In 1975 Gerry Conlon was wrongly convicted of the IRA’s Guildford pub bombings, and spent 15 years in jail before being released. The miscarriage of justice and the story of his family has been told in the successful film In the Name of the Father – but this play covers those 15 years in 15 minutes, and focusses instead on the life Conlon had after leaving prison. It is a life wracked by drug addiction and guilt, as he struggles to cope with the knowledge that the false confession beaten out of him had also landed his father in jail, where he died six years later.
The self-confessed ‘cheeky wee shite’ has matured in jail, and emerges a bundle of righteous fury determined to catch up with the decade-and-a-half he has missed… and to get the Birmingham Six, also wrongly convicted, out of prison too. Richard O’Rawe and Martin Lynch’s script hurls through the weeks after his release in a whirlwind of partying and transatlantic travel, meeting luminaries such as Senator Kennedy. As the excitement of release, campaigning and movie-making fade, the memory of his torture and the guilt continue to haunt him and he loses his way in drug addiction.
It’s a one-man show, and Shaun Blaney gives a storming performance as Gerry: a ball of truculent energy powered by pain and guilt, struggling to maintain control of his life and do the right things. As everyone else in Gerry’s life, his simple characterisations are all distinct and instantly recognisable – film director Jim Sheridan and actor Daniel Day Lewis’s absorption of Gerry’s mannerisms are wonderful. The energy never drops in a truly great performance.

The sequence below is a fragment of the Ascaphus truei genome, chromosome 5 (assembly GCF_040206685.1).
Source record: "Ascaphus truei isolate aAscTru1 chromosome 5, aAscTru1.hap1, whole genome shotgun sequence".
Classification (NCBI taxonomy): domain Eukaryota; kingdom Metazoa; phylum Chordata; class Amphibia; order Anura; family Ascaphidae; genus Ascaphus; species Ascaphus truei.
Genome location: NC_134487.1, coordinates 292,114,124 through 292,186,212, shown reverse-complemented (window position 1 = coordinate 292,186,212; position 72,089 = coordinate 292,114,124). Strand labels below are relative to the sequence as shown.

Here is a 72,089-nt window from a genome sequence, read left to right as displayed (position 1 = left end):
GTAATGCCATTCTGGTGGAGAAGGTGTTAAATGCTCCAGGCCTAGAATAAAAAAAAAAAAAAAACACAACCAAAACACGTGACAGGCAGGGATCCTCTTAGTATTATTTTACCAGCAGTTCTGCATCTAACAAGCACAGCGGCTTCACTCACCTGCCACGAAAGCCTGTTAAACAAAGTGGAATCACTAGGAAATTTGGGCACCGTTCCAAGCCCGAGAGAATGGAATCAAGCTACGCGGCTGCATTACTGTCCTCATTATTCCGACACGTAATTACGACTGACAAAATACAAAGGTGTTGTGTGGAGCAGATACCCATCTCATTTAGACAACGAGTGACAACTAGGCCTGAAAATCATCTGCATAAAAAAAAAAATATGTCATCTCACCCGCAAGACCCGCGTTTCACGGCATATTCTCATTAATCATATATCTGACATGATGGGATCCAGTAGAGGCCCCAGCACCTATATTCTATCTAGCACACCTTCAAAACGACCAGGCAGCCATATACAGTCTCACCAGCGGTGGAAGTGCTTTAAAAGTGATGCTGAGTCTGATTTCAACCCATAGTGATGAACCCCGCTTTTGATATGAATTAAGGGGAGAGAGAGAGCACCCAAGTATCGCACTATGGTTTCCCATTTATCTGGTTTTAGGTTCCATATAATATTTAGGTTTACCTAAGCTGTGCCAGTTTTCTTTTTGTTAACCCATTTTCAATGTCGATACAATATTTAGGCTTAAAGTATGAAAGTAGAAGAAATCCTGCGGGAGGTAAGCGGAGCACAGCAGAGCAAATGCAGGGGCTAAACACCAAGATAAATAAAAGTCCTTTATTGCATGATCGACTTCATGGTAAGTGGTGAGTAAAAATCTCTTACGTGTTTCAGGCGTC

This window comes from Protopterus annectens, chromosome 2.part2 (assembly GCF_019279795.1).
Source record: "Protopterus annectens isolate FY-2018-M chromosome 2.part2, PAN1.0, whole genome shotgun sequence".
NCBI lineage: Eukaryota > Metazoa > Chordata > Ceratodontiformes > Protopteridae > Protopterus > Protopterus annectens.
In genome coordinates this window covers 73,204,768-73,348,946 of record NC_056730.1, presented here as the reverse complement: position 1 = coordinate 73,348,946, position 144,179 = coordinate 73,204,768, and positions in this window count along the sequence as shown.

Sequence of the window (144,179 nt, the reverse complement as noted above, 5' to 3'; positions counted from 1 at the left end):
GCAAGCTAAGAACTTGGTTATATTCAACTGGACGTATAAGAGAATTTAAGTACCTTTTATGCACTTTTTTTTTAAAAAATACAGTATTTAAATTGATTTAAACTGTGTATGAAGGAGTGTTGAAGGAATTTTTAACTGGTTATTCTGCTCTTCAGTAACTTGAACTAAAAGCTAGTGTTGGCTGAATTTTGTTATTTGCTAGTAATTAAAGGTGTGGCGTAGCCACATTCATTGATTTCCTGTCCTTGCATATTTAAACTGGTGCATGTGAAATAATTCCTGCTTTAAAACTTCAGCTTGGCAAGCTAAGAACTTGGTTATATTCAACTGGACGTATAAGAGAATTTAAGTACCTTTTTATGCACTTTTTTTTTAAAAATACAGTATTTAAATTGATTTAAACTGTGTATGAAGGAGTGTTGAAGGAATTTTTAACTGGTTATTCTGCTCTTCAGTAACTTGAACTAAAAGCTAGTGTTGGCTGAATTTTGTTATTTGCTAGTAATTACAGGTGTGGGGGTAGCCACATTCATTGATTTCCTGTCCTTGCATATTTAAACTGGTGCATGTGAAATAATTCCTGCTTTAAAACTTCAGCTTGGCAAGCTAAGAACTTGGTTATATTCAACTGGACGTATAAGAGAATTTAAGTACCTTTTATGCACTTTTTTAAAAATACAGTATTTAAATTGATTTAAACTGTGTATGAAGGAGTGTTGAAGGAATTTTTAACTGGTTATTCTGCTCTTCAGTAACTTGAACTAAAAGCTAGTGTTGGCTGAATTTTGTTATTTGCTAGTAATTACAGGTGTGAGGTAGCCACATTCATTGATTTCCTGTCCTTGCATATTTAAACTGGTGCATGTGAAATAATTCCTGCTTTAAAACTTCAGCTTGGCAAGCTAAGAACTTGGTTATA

The staging is superb. The dimensions of the central space, set to those of a cell with a bed-sized platform and stool, are versatile enough for the whole show but are a constant reminder of how Gerry is still mentally trapped. The sound design is perfect, from the opening drips and clangs and shuffling footsteps of prison onwards, alongside lighting that is both simple and dramatically effective.
In the Name of the Son is a deeply moving play, combining wit and anger with a towering performance. It is a worthy companion piece to the original film, and a fitting tribute to Gerry Conlon.